We try to be roundly educated gamers. We claim broad interests and experience. But the truth is that we all have our fears and foibles; those bogey-games we%26rsquo;ll gladly feign Legionnaire%26rsquo;s Disease to avoid. But real men face their fears. We knew we had to grit our teeth and install these detested titles or forever have our parentage questioned. As a team, we picked up the gauntlet thrown down by, er, ourselves, and sat down to play the games we vowed we never would.
Gamer: Tim Edwards
I can do massively multiplayer games. I can do space games. But EVE Online, the massively multiplayer space game, is my blind-spot: a hulking game of math and long-term projection that my explosion-addled mind cannot cope with. I admire the stories that come out of it, the wars and betrayals, politics and peacekeeping. But the actual game? Play it? Why?
This time, I have no choice. So, character creation then. Race: Caldari, because it sounds like Calamari. Background: Civivre, because the description says they %26ldquo;form the backbone of the Caldari state.%26rdquo; As a trained biologist, I can tell you that octopi have no backbone. I admire the contradiction. Gender: hottie. Charisma: high, as usual. Intelligence: ditto. I have high dissent (the basic ingredient of a Deputy Editor), and some form of executive command. I%26rsquo;m also very, very hot. And kinda naked. In space, no one can see you work the joystick naked.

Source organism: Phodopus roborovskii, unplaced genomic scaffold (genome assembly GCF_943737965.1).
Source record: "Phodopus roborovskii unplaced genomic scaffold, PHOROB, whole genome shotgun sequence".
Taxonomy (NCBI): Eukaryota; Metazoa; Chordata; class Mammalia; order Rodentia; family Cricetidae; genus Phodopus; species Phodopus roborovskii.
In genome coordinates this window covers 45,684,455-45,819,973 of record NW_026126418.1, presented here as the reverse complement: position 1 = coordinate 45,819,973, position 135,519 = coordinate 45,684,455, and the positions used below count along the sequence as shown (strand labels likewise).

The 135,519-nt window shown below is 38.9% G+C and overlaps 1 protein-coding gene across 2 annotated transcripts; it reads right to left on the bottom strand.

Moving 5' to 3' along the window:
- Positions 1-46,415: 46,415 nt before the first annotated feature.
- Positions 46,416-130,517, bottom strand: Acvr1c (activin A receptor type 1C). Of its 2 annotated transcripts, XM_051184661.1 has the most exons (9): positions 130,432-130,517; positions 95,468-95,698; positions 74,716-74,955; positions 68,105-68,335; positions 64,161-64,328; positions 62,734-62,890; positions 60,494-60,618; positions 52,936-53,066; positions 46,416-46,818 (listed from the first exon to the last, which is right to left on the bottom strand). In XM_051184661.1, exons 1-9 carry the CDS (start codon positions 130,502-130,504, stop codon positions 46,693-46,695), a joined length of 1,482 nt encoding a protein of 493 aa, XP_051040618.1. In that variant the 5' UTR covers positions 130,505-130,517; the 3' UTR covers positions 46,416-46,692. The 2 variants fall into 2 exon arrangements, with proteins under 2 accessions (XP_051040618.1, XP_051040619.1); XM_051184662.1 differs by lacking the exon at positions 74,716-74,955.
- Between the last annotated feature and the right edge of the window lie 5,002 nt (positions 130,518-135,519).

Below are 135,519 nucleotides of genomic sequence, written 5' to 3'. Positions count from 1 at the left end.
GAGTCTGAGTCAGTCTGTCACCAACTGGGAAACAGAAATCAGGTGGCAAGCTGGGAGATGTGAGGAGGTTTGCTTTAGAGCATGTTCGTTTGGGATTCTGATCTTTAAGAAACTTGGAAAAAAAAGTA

Within a few moments I%26rsquo;m in command of Crappee 1, the newbie starship. It looks like a space-Skoda with a gatling gun. Hilariously, I land near pirates in worse space-boats than mine. The throaty computer lady talks me through the mindless destruction of these pirates, the leeching of a nearby asteroid, and the assassination of a local traitor. My usual woes with EVE rapidly surface: the interface makes me feel like a total idiot (it takes me about ten minutes to work out how to open the cargo hold), I can%26rsquo;t for the life of me work out where I%26rsquo;m going, or how to get there, and the sheer scale of the map terrifies me. But gradually, I fall into line. I chill. I relax. I chillax. I stop worrying about what the game is telling me to do, and choose my own destiny. I shut the tutorial down, and go for a drive. I%26rsquo;m in outer-space, with no mission, no plan, and no real hope of surviving. I resort to my usual trick - pretending to be a flirty lady, and preying on the lonely. EVE players: Poppette is coming. And she%26rsquo;s a space-siren.
Play it again?
Maybe. WLTM Lonely Male for interstellar romance.